Dr Pedro Telles of Swansea University has been conducting a series of interviews, the Public Procurement Podcasts (PPP), where he interviews leading academics, researchers and graduates who have an interesting viewpoint on aspects of public sector procurement. He recently spoke with S N Nyeck from Canterbury Christchurch University on public procurement governance in Africa.
She is generally interested in the political economy of development and the role that public procurement plays in transforming institutions and societies, and she has recently edited a book titled Public Procurement Reform and Governance in Africa. Telles is interested in why she chose to do this and with what motivation. It has come to her attention that when we talk about and look at public procurement reform, we focus rather heavily on the legal questions. But what most people are really interested in is how that actually happens in reality. One of the problems, she says, is “… not having the many fields that are interested in public procurement reform talking to each other. Legal scholars don’t necessarily engage with policy or political scientists, you have people in the business side not necessarily interacting with either legal scholars and/or political scientists.”
She is interested in developing the synergy that will allow practitioners and researchers to deal with the question of governance and public procurement in developing and middle-sized countries. In particular she raises concern over the limitation of a one-size-fits-all approach to reform and governance of public procurement in Africa, which she sees as primarily subjected to a “a top-down model facilitated by institutions such as the World Bank to some extent by some professional organisations.”
Her other concern is that the importance of pubic procurement in shaping societal development is not really understood, neither by African ‘scholars’ nor by civil society and institutions themselves. Understanding and involvement is lacking, “Nigeria” she says, is “in fact the only African country with legislation that provides for civil society and professional organisations to actually be part of public procurement processes …” But that doesn’t mean it works effectively! In most countries, she says, it is really striking that we still do not have civil society involved in this, and so the question is — who is?
She mentions a quote from a former World Bank director responsible for operations in Africa, that public procurement officers are not involved or even considered as a major contributor in designing public procurement reform. So what you would think would be a priority, when amending laws, is given no thought in terms of capability. By that she means, how do we actually implement and engage? How do we train? How do we put resources in place to develop the public sector? We are training more people, and we’re encouraging civil society to be part of this, but are we monitoring what is happening?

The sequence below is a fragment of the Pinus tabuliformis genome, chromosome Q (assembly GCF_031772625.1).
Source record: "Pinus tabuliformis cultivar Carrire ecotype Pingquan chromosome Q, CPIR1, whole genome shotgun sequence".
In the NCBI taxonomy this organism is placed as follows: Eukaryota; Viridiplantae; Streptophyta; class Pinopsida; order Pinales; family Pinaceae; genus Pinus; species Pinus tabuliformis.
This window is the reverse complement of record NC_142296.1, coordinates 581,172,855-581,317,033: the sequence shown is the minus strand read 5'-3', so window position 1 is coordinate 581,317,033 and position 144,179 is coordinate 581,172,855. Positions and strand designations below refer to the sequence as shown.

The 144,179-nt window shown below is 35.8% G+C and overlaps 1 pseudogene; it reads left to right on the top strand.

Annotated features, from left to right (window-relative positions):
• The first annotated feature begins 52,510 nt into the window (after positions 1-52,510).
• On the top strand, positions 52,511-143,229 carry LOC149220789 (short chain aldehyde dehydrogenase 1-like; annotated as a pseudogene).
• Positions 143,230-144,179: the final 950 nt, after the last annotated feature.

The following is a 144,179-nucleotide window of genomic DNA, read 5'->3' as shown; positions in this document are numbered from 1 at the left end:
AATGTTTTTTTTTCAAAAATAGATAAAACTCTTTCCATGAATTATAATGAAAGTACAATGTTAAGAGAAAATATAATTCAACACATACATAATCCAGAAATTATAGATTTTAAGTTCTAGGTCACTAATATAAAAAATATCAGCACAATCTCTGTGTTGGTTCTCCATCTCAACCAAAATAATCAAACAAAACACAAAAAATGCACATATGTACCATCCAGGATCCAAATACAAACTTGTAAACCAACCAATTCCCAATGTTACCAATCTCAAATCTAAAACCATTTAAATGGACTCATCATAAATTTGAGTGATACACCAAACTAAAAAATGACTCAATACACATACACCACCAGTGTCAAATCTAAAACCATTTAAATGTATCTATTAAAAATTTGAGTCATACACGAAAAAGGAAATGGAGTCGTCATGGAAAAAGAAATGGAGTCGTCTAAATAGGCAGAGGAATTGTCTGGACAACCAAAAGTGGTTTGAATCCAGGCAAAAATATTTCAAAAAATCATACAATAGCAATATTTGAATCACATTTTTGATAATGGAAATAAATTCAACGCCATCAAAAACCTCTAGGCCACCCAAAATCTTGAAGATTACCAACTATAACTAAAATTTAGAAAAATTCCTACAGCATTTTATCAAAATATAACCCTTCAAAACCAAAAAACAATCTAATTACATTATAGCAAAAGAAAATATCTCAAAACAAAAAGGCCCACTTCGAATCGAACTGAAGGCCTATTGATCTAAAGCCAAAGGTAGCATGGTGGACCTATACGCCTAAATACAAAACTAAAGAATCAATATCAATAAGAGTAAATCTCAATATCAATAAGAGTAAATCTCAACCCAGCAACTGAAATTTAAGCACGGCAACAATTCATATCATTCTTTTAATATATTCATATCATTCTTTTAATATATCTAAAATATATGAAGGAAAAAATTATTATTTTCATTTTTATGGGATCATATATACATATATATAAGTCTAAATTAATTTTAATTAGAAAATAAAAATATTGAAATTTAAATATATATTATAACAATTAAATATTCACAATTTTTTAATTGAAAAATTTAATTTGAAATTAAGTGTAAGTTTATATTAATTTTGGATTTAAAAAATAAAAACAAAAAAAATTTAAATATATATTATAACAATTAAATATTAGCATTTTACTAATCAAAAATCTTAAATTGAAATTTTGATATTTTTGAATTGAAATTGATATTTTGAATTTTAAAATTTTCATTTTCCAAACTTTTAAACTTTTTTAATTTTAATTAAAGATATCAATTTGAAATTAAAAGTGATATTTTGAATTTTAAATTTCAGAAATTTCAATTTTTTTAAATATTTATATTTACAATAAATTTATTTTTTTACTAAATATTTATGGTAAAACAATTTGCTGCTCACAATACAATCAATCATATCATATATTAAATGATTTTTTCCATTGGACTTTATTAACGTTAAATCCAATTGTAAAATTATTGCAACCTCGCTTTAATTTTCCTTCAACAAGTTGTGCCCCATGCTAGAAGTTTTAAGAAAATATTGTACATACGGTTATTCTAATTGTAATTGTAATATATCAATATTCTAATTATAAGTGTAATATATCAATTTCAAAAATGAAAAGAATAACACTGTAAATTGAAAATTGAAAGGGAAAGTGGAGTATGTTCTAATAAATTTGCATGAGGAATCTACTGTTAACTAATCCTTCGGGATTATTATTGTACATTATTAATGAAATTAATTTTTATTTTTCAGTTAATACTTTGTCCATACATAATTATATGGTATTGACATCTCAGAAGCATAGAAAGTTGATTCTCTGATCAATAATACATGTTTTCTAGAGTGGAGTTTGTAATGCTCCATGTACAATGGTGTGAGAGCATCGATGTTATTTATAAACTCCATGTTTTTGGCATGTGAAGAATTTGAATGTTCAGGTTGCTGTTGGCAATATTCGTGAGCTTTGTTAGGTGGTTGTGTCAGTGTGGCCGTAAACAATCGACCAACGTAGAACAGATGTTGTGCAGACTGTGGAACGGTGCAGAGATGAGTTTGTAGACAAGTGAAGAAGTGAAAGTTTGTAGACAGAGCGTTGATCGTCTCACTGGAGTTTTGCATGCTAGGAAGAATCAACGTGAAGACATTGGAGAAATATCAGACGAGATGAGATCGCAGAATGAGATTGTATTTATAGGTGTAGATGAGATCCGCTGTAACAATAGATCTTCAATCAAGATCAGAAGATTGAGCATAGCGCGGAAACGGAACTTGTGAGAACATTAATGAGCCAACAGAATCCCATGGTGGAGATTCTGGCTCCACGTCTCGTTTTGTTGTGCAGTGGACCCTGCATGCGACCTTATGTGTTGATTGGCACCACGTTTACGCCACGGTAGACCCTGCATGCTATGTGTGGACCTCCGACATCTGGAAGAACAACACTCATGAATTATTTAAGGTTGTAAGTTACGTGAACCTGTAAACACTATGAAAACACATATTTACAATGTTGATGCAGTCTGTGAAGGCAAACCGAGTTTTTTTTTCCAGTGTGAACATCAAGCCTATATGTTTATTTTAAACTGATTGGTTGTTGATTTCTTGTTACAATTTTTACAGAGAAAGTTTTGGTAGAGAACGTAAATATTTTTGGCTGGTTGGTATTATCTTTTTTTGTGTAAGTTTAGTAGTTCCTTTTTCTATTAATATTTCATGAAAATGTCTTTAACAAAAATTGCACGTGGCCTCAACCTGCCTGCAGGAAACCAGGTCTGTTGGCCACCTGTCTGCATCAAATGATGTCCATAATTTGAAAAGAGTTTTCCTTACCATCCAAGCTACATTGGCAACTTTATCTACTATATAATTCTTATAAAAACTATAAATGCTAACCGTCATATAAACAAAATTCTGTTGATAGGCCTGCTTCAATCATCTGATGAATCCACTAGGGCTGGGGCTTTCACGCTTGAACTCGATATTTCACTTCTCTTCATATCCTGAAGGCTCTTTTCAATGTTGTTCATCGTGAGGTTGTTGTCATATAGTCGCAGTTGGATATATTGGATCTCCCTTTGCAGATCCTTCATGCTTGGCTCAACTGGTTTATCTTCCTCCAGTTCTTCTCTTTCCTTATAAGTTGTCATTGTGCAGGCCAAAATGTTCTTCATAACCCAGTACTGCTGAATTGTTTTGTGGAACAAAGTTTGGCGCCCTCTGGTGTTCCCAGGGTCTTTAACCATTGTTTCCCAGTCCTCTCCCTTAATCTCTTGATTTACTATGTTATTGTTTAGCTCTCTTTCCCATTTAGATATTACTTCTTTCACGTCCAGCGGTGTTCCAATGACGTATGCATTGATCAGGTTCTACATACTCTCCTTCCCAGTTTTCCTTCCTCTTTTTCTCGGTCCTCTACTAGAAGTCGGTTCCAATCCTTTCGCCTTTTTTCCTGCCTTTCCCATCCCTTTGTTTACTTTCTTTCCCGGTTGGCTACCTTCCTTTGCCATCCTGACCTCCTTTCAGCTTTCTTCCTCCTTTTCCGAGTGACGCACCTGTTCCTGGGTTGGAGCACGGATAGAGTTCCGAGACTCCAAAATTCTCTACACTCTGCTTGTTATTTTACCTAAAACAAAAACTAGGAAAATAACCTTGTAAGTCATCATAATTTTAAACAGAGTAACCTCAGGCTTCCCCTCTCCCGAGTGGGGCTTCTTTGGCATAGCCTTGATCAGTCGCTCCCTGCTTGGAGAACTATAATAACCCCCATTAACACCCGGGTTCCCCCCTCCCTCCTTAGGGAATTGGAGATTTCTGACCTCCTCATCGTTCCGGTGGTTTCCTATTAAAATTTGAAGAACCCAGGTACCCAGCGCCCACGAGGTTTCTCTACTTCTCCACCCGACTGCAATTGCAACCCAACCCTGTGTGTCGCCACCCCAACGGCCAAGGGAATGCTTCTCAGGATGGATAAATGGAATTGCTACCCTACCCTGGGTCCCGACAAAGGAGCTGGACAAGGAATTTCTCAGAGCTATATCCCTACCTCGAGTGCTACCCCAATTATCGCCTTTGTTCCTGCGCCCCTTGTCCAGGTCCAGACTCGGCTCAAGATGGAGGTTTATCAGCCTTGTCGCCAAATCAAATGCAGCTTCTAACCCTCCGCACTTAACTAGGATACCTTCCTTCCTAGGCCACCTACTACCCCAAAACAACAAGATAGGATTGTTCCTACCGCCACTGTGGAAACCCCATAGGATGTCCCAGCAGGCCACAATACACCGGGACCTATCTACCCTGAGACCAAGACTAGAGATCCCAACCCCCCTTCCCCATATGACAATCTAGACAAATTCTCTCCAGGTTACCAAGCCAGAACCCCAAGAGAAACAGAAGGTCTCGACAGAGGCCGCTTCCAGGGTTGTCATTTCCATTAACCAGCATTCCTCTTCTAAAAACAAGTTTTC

The conversation goes much deeper, and continues on the theme of public procurement lending too much emphasis on the legal aspect and not the practicalities. And Telles reminds us of a previous interview looking at a similar theme in South America and the Carribean, where it wasn’t actually the changes in the law that led to improvement in public procurement practice, for example in reducing corruption, but the further reforms that were done afterwards. While she does see that some models can be replicated in Africa, Africa itself has contributed a lot to the debate and can contribute to this debate on its own terms.
They go on to have a good, in-depth discussion about what does and does not work in public procurement practices, and how the impetus to reform public procurement is a global one. “A lot of what is happening is really happening at the global level and then influencing the ways in which different countries choose to be part of the conversation or not,” she says.
The whole discussion is available to read or listen to on the Public Procurement Podcast website.